Featured Research

from universities, journals, and other organizations

Preserving Pine's Genetic Heritage

Date:
January 22, 2002
Source:
CSIRO Australia
Summary:
Scientists are working against the clock to collect genetic information from one of the last remaining natural stands of radiata pine on the island of Guadalupe off the west coast of Mexico. The genetic heritage of this species, one of the world’s most widely grown trees, is under threat from fungal infection and ravenous goats.

Scientists are working against the clock to collect genetic information from one of the last remaining natural stands of radiata pine on the island of Guadalupe off the west coast of Mexico.

Related Articles


The genetic heritage of this species, one of the world’s most widely grown trees, is under threat from fungal infection and ravenous goats.

“Australia’s radiata plantations are much less diverse than the native populations although they occupy a much greater area,” says Dr Colin Matheson of CSIRO Forestry and Forest Products, who joined researchers from American and Mexican universities on an expedition to Guadalupe Island in May 2001.

“CSIRO does a lot of breeding work with industry and we need to access as much genetic material as possible to continue a program of tree improvement,” he says.

Dr Matheson continues, “In particular, we are interested in the Guadalupe Island trees as they grow in a dry climate and have higher density wood. We are investigating planting radiata in drier parts of the Murray Darling Basin beyond the range currently thought of as economically viable”.

With a world wide plantation area totalling around 4 million hectares radiata pine is a very versatile species and is used widely in Australia for building and construction, for paper making, in composite wood products and in hygiene products.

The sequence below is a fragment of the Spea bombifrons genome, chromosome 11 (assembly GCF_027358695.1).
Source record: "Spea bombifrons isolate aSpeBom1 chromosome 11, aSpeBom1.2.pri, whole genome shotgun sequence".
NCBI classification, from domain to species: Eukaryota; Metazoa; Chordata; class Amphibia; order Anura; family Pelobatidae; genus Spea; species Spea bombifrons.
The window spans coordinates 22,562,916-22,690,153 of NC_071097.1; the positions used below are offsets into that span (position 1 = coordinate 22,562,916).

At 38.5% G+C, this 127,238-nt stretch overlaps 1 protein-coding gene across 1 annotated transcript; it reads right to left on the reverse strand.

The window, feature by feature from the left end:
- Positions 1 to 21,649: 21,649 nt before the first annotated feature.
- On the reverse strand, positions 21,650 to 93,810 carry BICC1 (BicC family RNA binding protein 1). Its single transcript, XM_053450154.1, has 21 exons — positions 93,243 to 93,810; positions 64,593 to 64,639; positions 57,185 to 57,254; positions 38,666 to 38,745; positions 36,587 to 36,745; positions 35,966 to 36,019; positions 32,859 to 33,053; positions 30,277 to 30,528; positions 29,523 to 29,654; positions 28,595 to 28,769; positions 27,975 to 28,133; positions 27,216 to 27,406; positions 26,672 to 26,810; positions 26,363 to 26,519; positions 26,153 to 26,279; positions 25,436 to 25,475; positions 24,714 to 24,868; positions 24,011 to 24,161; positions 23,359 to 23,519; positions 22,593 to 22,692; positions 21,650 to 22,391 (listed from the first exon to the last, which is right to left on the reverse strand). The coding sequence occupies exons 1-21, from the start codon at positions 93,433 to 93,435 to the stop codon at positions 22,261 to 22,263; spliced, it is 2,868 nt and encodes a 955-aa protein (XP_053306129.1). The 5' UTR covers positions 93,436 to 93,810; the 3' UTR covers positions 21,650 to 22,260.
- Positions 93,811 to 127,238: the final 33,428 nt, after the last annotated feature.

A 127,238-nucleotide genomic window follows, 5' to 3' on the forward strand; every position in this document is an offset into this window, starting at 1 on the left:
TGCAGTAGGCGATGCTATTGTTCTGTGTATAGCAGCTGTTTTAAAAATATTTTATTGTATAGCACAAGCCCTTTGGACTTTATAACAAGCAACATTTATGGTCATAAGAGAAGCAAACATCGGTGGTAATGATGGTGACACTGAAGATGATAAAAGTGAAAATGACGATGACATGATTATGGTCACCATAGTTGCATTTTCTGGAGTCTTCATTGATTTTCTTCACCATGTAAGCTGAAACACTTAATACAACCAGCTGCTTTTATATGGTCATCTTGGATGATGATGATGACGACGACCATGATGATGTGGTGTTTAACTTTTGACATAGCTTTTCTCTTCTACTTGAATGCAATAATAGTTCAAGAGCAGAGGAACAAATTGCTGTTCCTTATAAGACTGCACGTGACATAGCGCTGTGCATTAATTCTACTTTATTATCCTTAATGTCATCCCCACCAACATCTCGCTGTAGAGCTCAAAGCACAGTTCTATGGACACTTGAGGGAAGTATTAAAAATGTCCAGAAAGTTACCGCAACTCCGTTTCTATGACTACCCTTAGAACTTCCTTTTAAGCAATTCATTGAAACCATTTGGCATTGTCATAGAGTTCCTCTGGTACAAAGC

Natural stands of radiata pine are now very limited with three on the Californian coast and two on islands off the Pacific coast of Mexico.

The Californian stands are infected with a fungal disease called pitch canker which is carried inside the actual pine seed. This means seeds from these stands cannot be imported into Australia until a treatment that can eliminate the fungus without killing the seed is developed. Previous collections, made before the disease appeared, have sampled these mainland populations.

The stand of just 220 trees on the rugged Mexican island of Guadalupe is currently in good health but is under threat from the voracious appetites of the island’s goat population, which make a quick meal of any young seedlings.

“While the existing trees mostly look healthy, the stand’s survival prospects are uncertain. Its long-term future may depend on the success of current efforts to capture all the island’s goats and ship them to the mainland,” says Dr Matheson.

Each seed sample collected by Matheson and his colleagues has been carefully recorded noting the tree that it came from and the exact the location of the tree.

“We hope that, after quarantine requirements have been met, this seed can be brought into Australia and tested in low-rainfall areas”.

“The task of collecting these valuable seeds was physically extremely challenging,” says Dr Matheson. “The trees grow at altitudes of up to 1200 metres along the rim of a volcano and reaching them required a steep and rough 300 metre climb from our camp site. We then had to walk about 6-7 km to the furthest trees down a sloping, rocky ridge to an altitude of 500m. The worst bit was carrying the pine cones back to camp!”

The expedition was partly sponsored by the Department of Industry, Science and Resources.


Story Source: